The youth demography profile of India presents interesting statistics with every third person in an Indian city today being a youth. According to a report titled ‘State of the Urban Youth, India 2012: Employment, Livelihoods, Skills’, the median individual in India will be 29 years in another seven years, making India the youngest country in the world. Behind the statistics of course lie the possibility of numerous stories of a teeming young population with their dreams, aspirations and energy. The sheer number of the youth population throws up a world of opportunities where the young will take part in the economy, polity and Governance. But the reality is that a majority of the young population belongs to impoverished backgrounds with limited access to a standard level of education, health care and sanitation. Existing and persistent social and economic inequalities where the increase in cost of living is a reality in urban pockets means that unskilled workers amongst the young brigade will be burdened by the costs of their lives. Regional disparities that prevail in the country means that the more developed states will be looking at a future where its youths will have more services, income, opportunities et el on hand while the least developed and low developed states will not have much to rejoice over. Not surprisingly, the statistics of the youth brigade also reflect a skewed gender shift with projections of a growing male population due to current practices of female foeticide.
According to projections based on the 2011 census, there are approximately 240 million youth in India which is about 20% of the total population. These figures translated into hard facts means that the exact number mentioned here will be on the look out for jobs and spouses or sexual partners. Experts say that by 2020, India is set to become the world’s youngest country with 64 per cent of its population in the working age group and economists believe that the youth may end up adding a significant 2 per cent to the GDP growth rate. But a lot would have to be planned out to harness the youth brigade on a positive track: in terms of ensuring equal opportunity for quality education, imparting skill based trainings and involving young people in existing social, polity and economic processes.
If we are to talk of Manipur’s youth, we would have to start by accepting that the cream of the young brigade are based out of the state. While many are also serving in lower rung service sectors, a majority of the young are perched in the top levels of the IT sector and medical, even as a few are making forays into the IIT and IAS world, in the hospitality and management sector and in Government services. They are spread across the country and over various countries, taken away by the opportunities that came their way and reflecting on its lack inside the state. Many of these people started out by going out of the state in their search for a better educational environment and one where merit will be given precedence over the ability to pay for a post. A majority of the state’s youth have left a poignant legacy of empty rooms and empty beds in most households that unfortunately looks unlikely to be filled in any sooner. A sizeable population living well outside the state understandably raises the issue of remittances or inflow of finances back into the state but the lack of viable investing options in the state and the poor state of Government agencies means that this practice is non existent. However, not everything is about gloom and doom for there are a few who have set their sights on coming back and trying to establish working environments by taking up social or enterprising ventures.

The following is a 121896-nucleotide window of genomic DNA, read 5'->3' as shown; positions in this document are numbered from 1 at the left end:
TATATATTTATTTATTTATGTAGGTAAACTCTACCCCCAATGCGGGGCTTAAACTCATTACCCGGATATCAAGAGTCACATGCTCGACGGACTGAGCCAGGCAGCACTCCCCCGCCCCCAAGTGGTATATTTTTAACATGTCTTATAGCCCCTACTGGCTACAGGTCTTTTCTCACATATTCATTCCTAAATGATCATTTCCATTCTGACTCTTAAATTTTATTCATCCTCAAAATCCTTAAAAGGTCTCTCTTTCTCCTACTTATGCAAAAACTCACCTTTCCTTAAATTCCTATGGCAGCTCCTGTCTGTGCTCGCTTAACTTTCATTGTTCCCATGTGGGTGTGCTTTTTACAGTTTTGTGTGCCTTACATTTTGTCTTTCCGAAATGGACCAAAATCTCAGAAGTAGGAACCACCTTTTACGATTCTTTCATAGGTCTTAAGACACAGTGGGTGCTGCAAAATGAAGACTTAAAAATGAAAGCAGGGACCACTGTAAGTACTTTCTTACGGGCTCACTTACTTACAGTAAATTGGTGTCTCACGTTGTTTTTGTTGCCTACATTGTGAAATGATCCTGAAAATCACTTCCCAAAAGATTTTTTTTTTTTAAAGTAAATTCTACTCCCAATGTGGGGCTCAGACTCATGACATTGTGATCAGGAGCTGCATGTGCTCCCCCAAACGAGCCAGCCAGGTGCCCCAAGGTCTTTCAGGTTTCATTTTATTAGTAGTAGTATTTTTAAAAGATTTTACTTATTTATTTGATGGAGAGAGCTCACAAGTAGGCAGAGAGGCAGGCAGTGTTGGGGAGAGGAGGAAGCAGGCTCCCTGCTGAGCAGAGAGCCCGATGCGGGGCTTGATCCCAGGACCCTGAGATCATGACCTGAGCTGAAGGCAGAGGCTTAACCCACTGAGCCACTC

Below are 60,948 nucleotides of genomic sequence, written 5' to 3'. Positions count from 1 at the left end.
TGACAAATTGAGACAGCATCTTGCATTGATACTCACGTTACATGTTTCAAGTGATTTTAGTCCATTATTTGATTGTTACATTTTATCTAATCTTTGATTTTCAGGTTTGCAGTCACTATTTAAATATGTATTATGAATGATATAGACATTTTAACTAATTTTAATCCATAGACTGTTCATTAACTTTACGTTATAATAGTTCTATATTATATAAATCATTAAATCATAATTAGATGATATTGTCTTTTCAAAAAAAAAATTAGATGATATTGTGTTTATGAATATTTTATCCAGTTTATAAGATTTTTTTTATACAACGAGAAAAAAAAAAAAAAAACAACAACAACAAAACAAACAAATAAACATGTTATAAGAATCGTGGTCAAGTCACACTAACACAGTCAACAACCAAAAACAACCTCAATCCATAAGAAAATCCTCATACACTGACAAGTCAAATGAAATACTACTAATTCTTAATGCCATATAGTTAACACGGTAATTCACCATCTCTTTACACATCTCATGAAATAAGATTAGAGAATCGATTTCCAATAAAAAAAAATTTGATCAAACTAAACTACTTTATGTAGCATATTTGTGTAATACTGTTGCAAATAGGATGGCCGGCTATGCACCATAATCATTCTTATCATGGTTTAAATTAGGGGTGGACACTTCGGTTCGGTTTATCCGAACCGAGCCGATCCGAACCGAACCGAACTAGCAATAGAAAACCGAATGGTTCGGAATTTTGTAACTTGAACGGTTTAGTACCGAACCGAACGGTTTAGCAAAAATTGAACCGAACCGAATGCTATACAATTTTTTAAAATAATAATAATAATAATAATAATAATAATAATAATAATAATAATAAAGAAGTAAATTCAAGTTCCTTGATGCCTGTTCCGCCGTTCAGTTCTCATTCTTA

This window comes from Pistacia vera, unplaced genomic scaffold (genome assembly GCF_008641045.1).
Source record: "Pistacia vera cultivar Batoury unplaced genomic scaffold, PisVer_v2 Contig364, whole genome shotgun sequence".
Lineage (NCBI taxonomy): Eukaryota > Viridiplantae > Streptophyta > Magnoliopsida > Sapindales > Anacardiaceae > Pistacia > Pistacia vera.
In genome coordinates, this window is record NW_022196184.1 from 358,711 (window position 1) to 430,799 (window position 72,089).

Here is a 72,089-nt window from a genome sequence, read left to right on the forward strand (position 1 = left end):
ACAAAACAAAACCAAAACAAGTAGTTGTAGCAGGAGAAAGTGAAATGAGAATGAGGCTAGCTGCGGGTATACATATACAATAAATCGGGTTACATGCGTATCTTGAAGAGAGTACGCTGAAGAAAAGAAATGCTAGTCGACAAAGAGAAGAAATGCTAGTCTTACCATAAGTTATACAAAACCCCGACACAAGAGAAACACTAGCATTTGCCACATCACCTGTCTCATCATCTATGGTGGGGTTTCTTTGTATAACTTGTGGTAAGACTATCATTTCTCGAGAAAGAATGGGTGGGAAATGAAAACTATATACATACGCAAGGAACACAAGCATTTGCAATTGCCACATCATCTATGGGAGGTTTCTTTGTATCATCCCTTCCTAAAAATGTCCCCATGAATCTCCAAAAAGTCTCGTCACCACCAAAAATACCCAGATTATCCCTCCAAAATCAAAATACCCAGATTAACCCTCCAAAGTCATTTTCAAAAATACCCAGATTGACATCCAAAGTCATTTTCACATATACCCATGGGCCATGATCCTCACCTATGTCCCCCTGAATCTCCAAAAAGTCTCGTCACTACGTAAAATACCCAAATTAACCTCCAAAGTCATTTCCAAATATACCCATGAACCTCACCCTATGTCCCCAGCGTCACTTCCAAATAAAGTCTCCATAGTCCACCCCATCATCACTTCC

Overall, the advent of various social media outlets including various forms of the media have led to an interesting social and political phase where the young are growing articulate and more aware through their engagements with various issues. The pitfall here though is that while many voices may be vocal and articulate on such forums, there is not much in terms of real action on the ground. The blame for this may partly be on the fact that in terms of social and cultural interactions in the state, there is still a very limited space for involving young people. This would have to change for young people can contribute to the world around them.